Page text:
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UN Official Hears Tales of Rebel Terror in DRC

Joe DeCapua March 11, 2011

The U.N. under-secretary general for humanitarian affairs has completed a visit to the DRC with a trip to a province that’s been terrorized by LRA rebels.

On Thursday, Valarie Amos went to Orientale Province, where there have been repeated brutal attacks by the rebels. They are blamed for 2,000 deaths, 3,000 abductions and the displacement of 300,000 people in the DRC since December 2007.

Maurizio Giuliano, spokesman for OCHA, the U.N. Office for the Coordination of Humanitarian Affairs in Kinshasa, says, “[Amos] met with local people who suffered a lot at the hands of the LRA. These are people who had been brutalized...kidnapped. When she came back, Ms. Amos expressed that she was deeply touched by those testimonies and she wants to make sure that the DRC will not be forgotten.”

Civilian mutilations

At the village of Bangadi, about 60 kilometers from the southern Sudan border, she met with women who had had their ears and lips cut off by the LRA.

“It’s something the LRA [rebels] usually do in order to scare off the local population. You know, you didn’t hear anything and if you saw us you cannot speak about it,” says Giuliano, adding, “I saw people who were traumatized, physically traumatized, who said they had been kidnapped for days by the LRA and repeatedly abused.”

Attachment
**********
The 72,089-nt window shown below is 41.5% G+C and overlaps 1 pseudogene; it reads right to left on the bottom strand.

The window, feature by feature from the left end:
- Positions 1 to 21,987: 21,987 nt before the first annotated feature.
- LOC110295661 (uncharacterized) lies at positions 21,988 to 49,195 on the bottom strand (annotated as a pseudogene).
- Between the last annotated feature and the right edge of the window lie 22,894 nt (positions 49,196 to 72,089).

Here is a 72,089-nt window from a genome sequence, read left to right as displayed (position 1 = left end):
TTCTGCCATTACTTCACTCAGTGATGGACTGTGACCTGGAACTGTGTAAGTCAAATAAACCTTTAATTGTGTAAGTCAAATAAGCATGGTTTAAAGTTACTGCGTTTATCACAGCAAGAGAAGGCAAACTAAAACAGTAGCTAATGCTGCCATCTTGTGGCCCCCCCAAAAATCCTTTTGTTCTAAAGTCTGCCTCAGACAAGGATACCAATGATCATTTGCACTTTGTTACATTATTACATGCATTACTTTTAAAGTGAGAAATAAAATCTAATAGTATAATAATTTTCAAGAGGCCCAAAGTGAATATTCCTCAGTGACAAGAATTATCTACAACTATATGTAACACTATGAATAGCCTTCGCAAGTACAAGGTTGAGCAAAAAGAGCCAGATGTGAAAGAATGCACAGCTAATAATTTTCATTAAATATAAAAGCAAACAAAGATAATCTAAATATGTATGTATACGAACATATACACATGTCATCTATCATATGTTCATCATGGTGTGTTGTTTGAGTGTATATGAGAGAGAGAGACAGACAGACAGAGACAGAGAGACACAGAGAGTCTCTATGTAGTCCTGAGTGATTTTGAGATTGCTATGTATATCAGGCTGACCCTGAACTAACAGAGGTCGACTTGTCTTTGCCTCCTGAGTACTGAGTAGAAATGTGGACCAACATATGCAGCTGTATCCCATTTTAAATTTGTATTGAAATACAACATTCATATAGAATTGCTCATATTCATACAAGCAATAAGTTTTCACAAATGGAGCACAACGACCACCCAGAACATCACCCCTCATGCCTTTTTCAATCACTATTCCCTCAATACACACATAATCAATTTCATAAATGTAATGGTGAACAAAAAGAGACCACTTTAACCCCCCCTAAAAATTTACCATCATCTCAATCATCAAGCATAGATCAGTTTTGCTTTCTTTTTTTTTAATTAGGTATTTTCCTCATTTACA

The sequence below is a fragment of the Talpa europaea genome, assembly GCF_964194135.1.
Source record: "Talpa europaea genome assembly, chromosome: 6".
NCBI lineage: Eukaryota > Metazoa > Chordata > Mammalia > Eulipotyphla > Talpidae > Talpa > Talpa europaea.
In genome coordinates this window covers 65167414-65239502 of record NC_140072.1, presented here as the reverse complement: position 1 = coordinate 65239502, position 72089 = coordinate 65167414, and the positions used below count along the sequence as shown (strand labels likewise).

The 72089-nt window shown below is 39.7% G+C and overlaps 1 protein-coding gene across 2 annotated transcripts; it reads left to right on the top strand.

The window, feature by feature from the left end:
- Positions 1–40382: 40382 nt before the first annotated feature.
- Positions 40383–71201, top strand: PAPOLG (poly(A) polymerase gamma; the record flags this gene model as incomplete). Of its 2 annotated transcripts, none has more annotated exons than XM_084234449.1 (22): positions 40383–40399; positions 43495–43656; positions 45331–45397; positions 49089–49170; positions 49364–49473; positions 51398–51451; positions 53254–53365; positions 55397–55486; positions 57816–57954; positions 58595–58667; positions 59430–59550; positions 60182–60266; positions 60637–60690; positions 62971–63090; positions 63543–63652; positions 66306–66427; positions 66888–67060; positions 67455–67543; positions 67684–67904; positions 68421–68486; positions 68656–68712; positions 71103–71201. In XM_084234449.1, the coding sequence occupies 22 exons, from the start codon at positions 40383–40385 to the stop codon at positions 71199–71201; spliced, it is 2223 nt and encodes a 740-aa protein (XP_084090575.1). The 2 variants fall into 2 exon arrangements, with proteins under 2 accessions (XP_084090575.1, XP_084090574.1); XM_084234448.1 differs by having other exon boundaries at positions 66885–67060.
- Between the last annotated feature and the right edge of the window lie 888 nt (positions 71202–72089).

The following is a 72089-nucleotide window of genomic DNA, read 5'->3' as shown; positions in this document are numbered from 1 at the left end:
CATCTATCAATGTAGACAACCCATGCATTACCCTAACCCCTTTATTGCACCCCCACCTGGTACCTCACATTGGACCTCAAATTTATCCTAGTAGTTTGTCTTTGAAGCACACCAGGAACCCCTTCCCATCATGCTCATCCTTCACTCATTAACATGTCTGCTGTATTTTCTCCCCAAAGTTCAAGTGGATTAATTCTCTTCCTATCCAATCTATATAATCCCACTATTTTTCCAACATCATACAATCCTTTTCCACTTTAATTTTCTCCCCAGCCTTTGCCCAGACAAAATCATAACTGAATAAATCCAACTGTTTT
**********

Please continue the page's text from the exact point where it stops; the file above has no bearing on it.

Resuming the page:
What can be done?

The U.N. is pressing for a “much stronger presence” by MONUSCO, the United Nations Organization Stabilization Mission in the DRC, and Congolese army forces. The U.N. says the Kinshasa government has the primary responsibility of protecting all of its citizens.

Giuliano says, “We see that MONUSCO is playing an important role. It’s also a deterrent for LRA attacks and that’s why when people flee they go to…places where MONUSCO is present. The presence of MONUSCO is sporadic and tiny. We need member states of the United Nations to give a lot more resources to MONUSCO, as well as the forces of the host government, so that there can be a serious presence by those who can stop the LRA.”

While U.N. agencies and NGOs have relatively easy access to the southern part of Orientale Province, it’s very difficult elsewhere in the province due to insecurity and poor roads.

“We estimate we are able to assist about two-thirds of those in need, but there are people who cannot be assisted or at least not on a regular basis. And that’s something we’re concerned about,” says the OCHA spokesman.



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